At this point, M-T becomes a freak-of-the-month book, which lets Steve Gerber play out his wildly libertarian, anti-Church and anti-Government fantasies out on a swampy stage. It’s tons of fun, even if the stories don’t amount to meaning much of anything in terms of developing the mythology of Man-Thing.
In #11, Man-Thing and Richard Rory save a girl from some Vietnam veterans whose faces were scarred by napalm, who intended to kidnap her to draw attention to the horrors of Agent Orange. To tell this story in 1974 was quite a thing, as much of the evidence of the long-term effects of chemical exposure hadn’t been uncovered yet, and PTSD wasn’t even a recognized diagnosis.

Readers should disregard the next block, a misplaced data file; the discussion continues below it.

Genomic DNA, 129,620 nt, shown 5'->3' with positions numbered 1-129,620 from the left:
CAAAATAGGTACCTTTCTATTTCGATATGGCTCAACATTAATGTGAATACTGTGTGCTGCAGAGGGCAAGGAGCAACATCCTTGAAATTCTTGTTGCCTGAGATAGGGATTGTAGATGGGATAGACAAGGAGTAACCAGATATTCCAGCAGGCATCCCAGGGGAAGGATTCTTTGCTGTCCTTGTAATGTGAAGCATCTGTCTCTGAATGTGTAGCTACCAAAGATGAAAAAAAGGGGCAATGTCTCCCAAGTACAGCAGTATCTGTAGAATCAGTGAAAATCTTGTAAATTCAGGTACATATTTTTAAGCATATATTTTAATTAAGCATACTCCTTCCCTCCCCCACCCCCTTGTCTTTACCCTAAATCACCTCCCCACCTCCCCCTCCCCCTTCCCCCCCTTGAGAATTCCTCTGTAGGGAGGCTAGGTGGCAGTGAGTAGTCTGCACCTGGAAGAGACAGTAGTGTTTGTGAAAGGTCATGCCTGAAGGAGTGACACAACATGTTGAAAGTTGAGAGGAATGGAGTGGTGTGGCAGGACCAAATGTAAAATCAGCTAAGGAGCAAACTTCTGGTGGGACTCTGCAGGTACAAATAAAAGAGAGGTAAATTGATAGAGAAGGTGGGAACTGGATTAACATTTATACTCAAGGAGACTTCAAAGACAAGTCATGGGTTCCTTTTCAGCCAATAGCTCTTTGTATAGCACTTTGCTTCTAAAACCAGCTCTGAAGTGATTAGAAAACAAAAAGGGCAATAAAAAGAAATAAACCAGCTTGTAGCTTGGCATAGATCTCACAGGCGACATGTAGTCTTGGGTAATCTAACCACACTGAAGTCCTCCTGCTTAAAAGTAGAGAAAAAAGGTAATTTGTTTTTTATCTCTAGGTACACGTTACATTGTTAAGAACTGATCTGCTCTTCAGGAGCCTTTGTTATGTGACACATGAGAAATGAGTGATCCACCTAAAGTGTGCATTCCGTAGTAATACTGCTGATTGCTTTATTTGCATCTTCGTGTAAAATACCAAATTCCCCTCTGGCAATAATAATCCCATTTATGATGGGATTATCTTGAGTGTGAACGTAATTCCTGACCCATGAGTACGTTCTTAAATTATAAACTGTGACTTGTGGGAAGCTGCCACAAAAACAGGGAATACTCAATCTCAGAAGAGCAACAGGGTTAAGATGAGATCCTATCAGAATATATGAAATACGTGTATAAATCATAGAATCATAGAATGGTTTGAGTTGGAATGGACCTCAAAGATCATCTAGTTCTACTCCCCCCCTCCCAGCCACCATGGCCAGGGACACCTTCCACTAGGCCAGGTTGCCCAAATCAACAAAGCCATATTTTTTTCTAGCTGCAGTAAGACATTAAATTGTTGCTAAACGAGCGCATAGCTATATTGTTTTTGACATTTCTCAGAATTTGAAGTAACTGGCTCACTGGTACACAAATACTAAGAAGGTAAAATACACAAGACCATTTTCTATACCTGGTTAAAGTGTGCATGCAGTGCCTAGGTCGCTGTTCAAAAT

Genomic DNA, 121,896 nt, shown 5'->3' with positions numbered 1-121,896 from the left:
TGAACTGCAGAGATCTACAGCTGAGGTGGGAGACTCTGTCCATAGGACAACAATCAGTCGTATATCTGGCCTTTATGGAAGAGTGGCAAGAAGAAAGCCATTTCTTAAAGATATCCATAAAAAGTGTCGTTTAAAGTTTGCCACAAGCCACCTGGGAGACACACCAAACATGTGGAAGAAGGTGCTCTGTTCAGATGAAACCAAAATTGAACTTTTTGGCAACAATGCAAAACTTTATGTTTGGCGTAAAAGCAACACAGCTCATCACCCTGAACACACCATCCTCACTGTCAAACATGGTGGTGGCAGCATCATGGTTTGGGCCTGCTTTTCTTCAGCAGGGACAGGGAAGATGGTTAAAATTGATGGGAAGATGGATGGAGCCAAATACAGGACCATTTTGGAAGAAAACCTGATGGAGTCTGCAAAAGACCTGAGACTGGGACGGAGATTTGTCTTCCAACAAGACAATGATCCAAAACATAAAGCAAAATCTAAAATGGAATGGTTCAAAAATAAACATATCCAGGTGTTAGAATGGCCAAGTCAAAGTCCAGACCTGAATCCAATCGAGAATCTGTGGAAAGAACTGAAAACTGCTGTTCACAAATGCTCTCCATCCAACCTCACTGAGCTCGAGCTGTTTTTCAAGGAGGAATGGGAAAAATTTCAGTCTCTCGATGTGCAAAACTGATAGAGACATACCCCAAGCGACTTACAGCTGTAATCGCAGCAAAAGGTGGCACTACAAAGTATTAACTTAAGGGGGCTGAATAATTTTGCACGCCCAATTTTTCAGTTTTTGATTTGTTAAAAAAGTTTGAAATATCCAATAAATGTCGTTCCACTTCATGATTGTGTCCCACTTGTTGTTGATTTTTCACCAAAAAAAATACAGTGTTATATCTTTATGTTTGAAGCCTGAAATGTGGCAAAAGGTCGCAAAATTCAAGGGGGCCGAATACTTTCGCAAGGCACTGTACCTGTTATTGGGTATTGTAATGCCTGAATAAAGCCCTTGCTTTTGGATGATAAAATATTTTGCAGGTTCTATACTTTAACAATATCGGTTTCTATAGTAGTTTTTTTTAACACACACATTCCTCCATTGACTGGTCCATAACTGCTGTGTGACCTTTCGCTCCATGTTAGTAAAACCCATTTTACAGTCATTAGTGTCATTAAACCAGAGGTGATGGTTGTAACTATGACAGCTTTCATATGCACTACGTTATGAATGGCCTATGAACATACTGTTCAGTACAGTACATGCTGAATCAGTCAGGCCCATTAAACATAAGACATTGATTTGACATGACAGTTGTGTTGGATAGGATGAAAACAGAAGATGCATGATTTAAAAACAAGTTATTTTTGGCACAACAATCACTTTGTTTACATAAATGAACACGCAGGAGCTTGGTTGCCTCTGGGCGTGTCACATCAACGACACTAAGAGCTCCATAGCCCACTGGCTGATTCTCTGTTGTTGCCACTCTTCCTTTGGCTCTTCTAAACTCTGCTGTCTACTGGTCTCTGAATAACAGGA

In #s 13-14, he fights the ghosts of pirates who crashed in Manny’s swamp-and they hurl him into outer space. Good, pulpy fun.
Then #s 16-19 are about rock stars and Vikings.
It’s helpful to have these episodic tales, as his artists keep changing each issue. Interestingly enough, none of them really feel like “horror.” They’re just weird. Although sexual hang-ups are a horror trope, and in issue #17 we get this great panel:
Creators: Steve Gerber and Mike Ploog (#11-12), John Buscema (#13 and 16), Alfredo Acala (#14), and Rico Rival (#15).
For the complete history of the MU, year by year, go here.